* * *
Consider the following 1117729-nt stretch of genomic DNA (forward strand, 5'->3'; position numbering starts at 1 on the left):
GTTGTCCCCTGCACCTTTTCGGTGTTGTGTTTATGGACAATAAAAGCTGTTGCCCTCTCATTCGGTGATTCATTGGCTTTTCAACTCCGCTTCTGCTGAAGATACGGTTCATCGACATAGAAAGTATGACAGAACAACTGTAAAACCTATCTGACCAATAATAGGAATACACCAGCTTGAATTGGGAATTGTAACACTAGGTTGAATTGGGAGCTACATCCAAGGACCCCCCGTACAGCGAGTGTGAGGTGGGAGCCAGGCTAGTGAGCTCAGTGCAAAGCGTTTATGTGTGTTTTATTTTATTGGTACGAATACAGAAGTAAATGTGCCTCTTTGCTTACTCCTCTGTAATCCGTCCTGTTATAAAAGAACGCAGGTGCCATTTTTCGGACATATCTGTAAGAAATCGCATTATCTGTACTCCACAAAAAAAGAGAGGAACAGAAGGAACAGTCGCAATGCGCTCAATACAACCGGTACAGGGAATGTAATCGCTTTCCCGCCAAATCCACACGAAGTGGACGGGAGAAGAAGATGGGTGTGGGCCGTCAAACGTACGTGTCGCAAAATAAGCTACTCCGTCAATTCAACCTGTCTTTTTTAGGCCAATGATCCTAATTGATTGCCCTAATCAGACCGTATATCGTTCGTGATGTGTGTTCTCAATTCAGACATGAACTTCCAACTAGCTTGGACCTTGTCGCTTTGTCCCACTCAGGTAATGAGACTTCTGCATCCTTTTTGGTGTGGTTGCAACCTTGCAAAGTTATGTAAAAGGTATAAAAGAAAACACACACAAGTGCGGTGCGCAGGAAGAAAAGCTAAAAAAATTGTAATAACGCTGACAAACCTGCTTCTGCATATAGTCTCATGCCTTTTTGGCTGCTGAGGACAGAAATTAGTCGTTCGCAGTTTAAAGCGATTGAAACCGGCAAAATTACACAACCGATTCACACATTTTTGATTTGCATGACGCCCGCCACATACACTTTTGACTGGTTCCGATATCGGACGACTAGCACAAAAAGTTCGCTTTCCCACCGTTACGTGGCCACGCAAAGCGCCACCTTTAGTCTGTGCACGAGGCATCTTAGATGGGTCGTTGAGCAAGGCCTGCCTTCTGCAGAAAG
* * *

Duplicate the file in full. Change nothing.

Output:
Consider the following 1117729-nt stretch of genomic DNA (forward strand, 5'->3'; position numbering starts at 1 on the left):
GTTGTCCCCTGCACCTTTTCGGTGTTGTGTTTATGGACAATAAAAGCTGTTGCCCTCTCATTCGGTGATTCATTGGCTTTTCAACTCCGCTTCTGCTGAAGATACGGTTCATCGACATAGAAAGTATGACAGAACAACTGTAAAACCTATCTGACCAATAATAGGAATACACCAGCTTGAATTGGGAATTGTAACACTAGGTTGAATTGGGAGCTACATCCAAGGACCCCCCGTACAGCGAGTGTGAGGTGGGAGCCAGGCTAGTGAGCTCAGTGCAAAGCGTTTATGTGTGTTTTATTTTATTGGTACGAATACAGAAGTAAATGTGCCTCTTTGCTTACTCCTCTGTAATCCGTCCTGTTATAAAAGAACGCAGGTGCCATTTTTCGGACATATCTGTAAGAAATCGCATTATCTGTACTCCACAAAAAAAGAGAGGAACAGAAGGAACAGTCGCAATGCGCTCAATACAACCGGTACAGGGAATGTAATCGCTTTCCCGCCAAATCCACACGAAGTGGACGGGAGAAGAAGATGGGTGTGGGCCGTCAAACGTACGTGTCGCAAAATAAGCTACTCCGTCAATTCAACCTGTCTTTTTTAGGCCAATGATCCTAATTGATTGCCCTAATCAGACCGTATATCGTTCGTGATGTGTGTTCTCAATTCAGACATGAACTTCCAACTAGCTTGGACCTTGTCGCTTTGTCCCACTCAGGTAATGAGACTTCTGCATCCTTTTTGGTGTGGTTGCAACCTTGCAAAGTTATGTAAAAGGTATAAAAGAAAACACACACAAGTGCGGTGCGCAGGAAGAAAAGCTAAAAAAATTGTAATAACGCTGACAAACCTGCTTCTGCATATAGTCTCATGCCTTTTTGGCTGCTGAGGACAGAAATTAGTCGTTCGCAGTTTAAAGCGATTGAAACCGGCAAAATTACACAACCGATTCACACATTTTTGATTTGCATGACGCCCGCCACATACACTTTTGACTGGTTCCGATATCGGACGACTAGCACAAAAAGTTCGCTTTCCCACCGTTACGTGGCCACGCAAAGCGCCACCTTTAGTCTGTGCACGAGGCATCTTAGATGGGTCGTTGAGCAAGGCCTGCCTTCTGCAGAAAG